Dec 27, 2004 at 2:32 pm #1215711
I,m off to do some mountaineering and need to buy some crampon combatabile boots. I will mostly be climbing in Northeast with maybe a trip to Eucador in my future. I realize I may need two set of boots eventually and I will buy the boot that best fits my 10 1/2 wide American feet. Any suggestions from a ligtweight stand point. I going to to try the Vasque Ice 9000 in a cou[le of days. Hate the price. Tied La Sportif Makalau but they din’t seem tio fit well. Any sugestions? Boots first trip wil probably be a little easy ice climbing in Pa and then Mt. Washington.Dec 28, 2004 at 1:43 pm #1334931
@ryanLocale: Rocky Mountains
> Any suggestions from a lightweight stand point.
> Vasque Ice 9000
> La Sportiva Makalau
Bob, I get the sense that you want a pair of “all mountain” boots to cover diverse types of climbing.
There are probably no boots on the market, however, that will serve both general mountaineering (including hiking/snowshoeing approaches and glacier walking, or “French-technique” flat-footing up steep slopes) and ice climbing or other techniques requiring the use of front pointing.
For general mountaineering, you need a boot that is as flexible as possible in the ankle cuff.
For approaches and glacier walking, you need a boot with some rocker or flexibility in the sole.
For ice climbing and front pointing you need a boot with a very stiff sole.
For multi-day climbs where you spend day after day in snow, you need a waterproof boot, especially in very cold conditions. For day climbs, a water-resistant synthetic or leather boot is usually sufficient.
For winter day climbing you need an insulated single boot, for winter multi-day climbing you need a double boot.
Lots to think about! I’ll give you my recommendations base on what I use in various scenarios – and keep in mind that I fit Scarpa and La Sportiva very well, so these boots tend to be my primary choices. All of them are crampon compatible.
3-season general mountaineering/ice climbing boot: La Sportiva Trango S
The Trango S now has an upgrade: the Trango S Evo, which is waterproof, and I recommend the latter for snow and ice. I’ve used this boot successfully in the past few years on multi-day glacier / steep snow / alpine ice climbs.
Winter single insulated boot. Scarpa Freney; this season I upgraded to the lighter Scarpa Freney XT.
I’ve worn this in combination with neoprene overboots on Rainier in the fall, by themselves on just about any day or single push climb where temperatures are above zero, and are my primarily ice climbing boot for a day at the “crags”.
Winter Double Insulated Boot. Dynafit MLT4 with aftermarket (Intuition) boot liners.
I bought this boot because most of my cold winter climbs are made with approaches on skis, and I ski a Dynafit randonee setup. These are my boot of choice for winter on Rainier, summer mountaineering above 5000m, or spring in Alaska. With the stock liners, it’s fine down to zero, but with the Intuition liner upgrade, I’m OK down to minus 10 or so. Colder than that and I pair them with neoprene overboots. I’ve owned Lowa Civettas, Koflach Expe, and Scarpa Inverno/Alphas, and these Dynafits have been the most comfortable “expedition” boot I’ve owned from a hiking/walking/general mountaineering standpoint. Unfortunately, I believe they are now discontinued, and if I had to buy anew, I’d probably go with Scarpa Alphas.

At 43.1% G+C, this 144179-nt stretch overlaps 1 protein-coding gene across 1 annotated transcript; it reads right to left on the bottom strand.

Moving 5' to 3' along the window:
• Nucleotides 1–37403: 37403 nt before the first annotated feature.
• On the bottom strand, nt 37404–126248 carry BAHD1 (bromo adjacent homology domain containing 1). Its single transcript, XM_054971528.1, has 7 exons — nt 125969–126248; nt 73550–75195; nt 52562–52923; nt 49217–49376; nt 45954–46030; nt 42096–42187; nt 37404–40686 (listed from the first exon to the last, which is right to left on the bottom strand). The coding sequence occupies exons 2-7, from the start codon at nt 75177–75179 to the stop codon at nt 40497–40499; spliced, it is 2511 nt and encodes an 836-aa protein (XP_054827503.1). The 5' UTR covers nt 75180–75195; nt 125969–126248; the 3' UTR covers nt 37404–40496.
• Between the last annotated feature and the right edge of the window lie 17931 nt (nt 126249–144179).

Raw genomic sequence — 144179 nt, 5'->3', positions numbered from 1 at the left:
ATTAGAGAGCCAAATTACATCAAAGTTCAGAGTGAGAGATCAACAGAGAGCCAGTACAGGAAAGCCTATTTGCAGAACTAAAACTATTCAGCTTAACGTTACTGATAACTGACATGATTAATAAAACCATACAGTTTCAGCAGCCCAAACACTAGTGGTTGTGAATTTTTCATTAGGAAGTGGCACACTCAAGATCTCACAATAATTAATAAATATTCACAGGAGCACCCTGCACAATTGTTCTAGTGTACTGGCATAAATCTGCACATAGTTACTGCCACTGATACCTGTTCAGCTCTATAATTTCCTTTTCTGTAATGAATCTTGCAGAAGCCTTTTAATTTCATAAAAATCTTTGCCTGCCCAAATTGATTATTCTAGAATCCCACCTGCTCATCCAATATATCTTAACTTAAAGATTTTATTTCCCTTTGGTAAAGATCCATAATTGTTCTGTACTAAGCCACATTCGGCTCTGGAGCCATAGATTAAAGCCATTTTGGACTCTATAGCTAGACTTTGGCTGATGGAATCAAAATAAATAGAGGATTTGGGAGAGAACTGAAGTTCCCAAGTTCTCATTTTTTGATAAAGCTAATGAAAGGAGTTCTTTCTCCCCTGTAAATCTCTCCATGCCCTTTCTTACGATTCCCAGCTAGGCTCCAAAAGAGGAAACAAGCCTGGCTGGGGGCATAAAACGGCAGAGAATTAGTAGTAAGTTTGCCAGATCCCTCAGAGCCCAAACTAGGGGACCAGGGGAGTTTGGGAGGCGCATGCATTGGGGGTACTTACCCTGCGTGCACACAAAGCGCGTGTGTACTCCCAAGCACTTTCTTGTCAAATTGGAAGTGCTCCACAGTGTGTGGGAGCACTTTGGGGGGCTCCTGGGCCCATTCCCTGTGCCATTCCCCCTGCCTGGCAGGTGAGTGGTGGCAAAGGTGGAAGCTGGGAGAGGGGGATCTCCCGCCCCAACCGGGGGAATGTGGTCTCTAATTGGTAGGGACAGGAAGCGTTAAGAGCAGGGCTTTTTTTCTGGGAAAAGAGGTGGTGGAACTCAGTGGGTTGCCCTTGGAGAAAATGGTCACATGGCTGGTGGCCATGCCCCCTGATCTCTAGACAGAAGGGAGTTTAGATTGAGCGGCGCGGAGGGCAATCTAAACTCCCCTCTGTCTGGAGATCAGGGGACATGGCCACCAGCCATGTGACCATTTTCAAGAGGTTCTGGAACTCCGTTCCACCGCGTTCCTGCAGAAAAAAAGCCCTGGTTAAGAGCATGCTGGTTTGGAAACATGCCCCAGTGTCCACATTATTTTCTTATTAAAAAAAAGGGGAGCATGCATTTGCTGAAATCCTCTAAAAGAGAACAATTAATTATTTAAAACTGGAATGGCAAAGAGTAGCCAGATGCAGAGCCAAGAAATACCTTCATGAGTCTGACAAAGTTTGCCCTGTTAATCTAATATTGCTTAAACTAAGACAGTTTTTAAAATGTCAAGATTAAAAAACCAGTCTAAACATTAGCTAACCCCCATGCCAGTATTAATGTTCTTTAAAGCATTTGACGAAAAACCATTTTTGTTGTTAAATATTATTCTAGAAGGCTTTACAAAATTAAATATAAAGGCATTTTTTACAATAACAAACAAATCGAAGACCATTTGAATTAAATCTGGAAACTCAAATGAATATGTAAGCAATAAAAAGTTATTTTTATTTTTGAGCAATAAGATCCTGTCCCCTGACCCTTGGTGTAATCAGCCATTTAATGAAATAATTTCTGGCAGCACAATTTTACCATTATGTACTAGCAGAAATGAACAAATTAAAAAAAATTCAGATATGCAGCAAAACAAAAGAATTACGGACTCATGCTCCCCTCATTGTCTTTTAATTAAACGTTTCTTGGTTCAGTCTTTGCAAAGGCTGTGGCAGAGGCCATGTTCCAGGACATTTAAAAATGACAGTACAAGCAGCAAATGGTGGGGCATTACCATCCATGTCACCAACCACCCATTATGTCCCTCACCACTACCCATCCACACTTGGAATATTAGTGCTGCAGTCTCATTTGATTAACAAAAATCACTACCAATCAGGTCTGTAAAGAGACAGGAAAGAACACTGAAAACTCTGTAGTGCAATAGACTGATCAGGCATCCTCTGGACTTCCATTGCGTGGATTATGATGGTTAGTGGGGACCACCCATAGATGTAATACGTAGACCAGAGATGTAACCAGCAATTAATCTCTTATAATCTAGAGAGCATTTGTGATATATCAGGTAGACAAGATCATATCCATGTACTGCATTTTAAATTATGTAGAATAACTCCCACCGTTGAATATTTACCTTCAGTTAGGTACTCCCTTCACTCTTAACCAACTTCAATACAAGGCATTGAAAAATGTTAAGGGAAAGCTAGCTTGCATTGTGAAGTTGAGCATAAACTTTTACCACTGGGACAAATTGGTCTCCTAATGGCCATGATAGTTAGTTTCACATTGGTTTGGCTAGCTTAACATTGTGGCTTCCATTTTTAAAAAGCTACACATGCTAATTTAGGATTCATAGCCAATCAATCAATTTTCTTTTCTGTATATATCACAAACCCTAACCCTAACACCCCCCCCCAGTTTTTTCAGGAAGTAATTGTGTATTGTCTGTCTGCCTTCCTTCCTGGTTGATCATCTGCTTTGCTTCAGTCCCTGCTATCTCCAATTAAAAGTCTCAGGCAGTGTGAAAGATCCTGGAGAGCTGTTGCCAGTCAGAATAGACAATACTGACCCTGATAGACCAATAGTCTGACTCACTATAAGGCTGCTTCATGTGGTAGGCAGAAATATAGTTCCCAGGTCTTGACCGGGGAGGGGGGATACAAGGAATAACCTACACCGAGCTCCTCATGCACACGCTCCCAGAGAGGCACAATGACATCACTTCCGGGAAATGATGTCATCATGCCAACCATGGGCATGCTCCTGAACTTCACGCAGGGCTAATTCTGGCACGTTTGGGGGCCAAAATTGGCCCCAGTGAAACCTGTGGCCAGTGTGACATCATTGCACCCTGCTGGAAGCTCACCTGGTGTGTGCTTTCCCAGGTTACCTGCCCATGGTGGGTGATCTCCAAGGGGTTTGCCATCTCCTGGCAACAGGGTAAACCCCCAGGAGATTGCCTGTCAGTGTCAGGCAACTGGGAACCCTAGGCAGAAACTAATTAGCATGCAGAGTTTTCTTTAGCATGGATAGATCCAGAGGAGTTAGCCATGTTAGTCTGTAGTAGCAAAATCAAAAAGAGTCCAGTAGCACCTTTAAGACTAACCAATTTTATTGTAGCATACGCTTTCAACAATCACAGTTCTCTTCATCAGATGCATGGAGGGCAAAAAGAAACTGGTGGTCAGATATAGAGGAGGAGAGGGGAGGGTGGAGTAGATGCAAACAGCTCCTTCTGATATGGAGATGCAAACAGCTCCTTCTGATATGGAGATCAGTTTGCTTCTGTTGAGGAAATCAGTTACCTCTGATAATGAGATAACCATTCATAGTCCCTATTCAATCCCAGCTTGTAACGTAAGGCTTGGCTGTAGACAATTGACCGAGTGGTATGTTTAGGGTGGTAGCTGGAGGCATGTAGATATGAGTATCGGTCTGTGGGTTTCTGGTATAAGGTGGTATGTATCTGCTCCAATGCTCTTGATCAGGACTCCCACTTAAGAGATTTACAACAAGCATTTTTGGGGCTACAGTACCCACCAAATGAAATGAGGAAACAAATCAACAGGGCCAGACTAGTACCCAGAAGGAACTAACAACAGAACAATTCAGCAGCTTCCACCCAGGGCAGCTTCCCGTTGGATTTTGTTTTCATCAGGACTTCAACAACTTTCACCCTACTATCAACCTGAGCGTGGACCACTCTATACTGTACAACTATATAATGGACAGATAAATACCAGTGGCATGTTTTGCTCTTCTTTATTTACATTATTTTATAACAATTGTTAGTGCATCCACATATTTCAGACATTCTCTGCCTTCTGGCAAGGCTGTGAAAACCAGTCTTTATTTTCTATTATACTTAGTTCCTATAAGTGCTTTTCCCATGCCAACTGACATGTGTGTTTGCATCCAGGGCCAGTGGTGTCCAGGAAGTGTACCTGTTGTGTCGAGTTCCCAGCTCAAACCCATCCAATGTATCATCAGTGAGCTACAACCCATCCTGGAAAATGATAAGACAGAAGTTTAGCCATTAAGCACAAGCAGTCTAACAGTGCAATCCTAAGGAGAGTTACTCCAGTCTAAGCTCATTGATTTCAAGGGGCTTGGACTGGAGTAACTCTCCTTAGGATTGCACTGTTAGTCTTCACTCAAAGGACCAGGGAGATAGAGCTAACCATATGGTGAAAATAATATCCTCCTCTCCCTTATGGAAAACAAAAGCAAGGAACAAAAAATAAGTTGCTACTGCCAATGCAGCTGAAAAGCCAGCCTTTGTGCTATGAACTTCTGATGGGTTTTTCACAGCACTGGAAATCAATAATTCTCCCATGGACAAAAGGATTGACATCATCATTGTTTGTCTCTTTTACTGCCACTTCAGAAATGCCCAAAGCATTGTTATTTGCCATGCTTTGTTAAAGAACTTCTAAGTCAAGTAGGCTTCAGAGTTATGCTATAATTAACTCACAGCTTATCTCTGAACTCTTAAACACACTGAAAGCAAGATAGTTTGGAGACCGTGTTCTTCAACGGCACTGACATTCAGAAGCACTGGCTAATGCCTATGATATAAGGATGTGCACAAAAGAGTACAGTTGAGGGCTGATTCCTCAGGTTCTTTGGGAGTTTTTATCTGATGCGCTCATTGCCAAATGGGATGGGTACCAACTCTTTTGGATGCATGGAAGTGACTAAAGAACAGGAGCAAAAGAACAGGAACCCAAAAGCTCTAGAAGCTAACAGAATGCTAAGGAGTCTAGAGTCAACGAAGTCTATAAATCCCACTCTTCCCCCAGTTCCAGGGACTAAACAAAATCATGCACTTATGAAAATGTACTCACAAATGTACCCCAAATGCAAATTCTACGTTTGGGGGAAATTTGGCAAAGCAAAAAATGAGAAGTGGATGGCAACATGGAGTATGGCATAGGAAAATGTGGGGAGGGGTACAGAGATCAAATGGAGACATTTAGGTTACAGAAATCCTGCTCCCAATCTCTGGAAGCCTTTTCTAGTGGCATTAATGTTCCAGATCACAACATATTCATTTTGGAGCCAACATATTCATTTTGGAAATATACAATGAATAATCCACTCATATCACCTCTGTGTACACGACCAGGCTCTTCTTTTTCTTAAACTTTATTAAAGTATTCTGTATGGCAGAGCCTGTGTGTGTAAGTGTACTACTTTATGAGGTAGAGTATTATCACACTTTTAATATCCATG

If I had one boot that I needed to do everything from Rainier in the summer to mountaineering on Ecuador’s volcanoes to NE winter ice climbing, I’d probably get a pair of good fitting double plastic boots, simply because they are foolproof, warm, waterproof, and they front point well, and then recognize that as you gain experience and specialize, you’ll want different footwear for different scenarios.Dec 28, 2004 at 3:57 pm #1334934
Another thing to consider is whether you have “warm” or “cold” feet, and the duration of your outings. I was looking for a general purpose waterfall ice climbing boot last year and ended up with the Scarpa Freney. While it is insulated, my feet are still usually pretty cold in them. Its flexibility makes it a great boot for half-day ice climbing in reasonable temperatures, but if I do anything longer I’m going to have to get a plastic double boot.
On the other hand, people I know with “warm” feet get uncomfortably warm in plastic boots in temps above zero.Jan 1, 2005 at 7:14 am #1335003
Thanks for you help. I went to Campmor in NJ and was able to try on a varity of boots. Best fit for me where the Montrail Ice 9 and La Sportivia Nepal. My feet are not shaped for Scarpas or Vasque. For right now I am shying away from Plastic, but will probably pick up a pair for multiday trips. I have very warm feet. The Montail are the deal boot right now $399 for the boot crampon and gaiter. I realize the crampon is mostly for ice but Montrail makes a mountaineering crampon I can pick up for $88 $488 still sounds like a good deal compare to $399 for the Nepals by themselves. Hard to tell how warm the montrails are. One website says -30 but I doubt that. Wearing one Nepal on my foot and on Ice 9 on the other the Nepals were noticably warmer. Anyone have experiance with either boot? Was also wondering about the crampon compatability of the Montrails. Will the montrail crampoon fit a plastic boot? Thanks for your help.
BobbyJan 2, 2005 at 7:28 am #1335009
When I was shopping for boots, the Montrail crampon fit the Montrail boot only. So unless they’ve changed it in the last year or so, you’d need another crampon for your plastics.Jun 13, 2005 at 4:11 pm #1338092
For roadside ice climbing in New England as well as a trip to Ecuador(Ijust was there January 2005) I recommend a lightweight pair of boots like the La Sportiva Trango Extreme(s) Warm, light(3 lbs. 7 oz. my size 9 1/2), crampon compatible. For colder conditons add the OEM insulated super-gaitor. You are done.
You must be logged in to reply to this topic.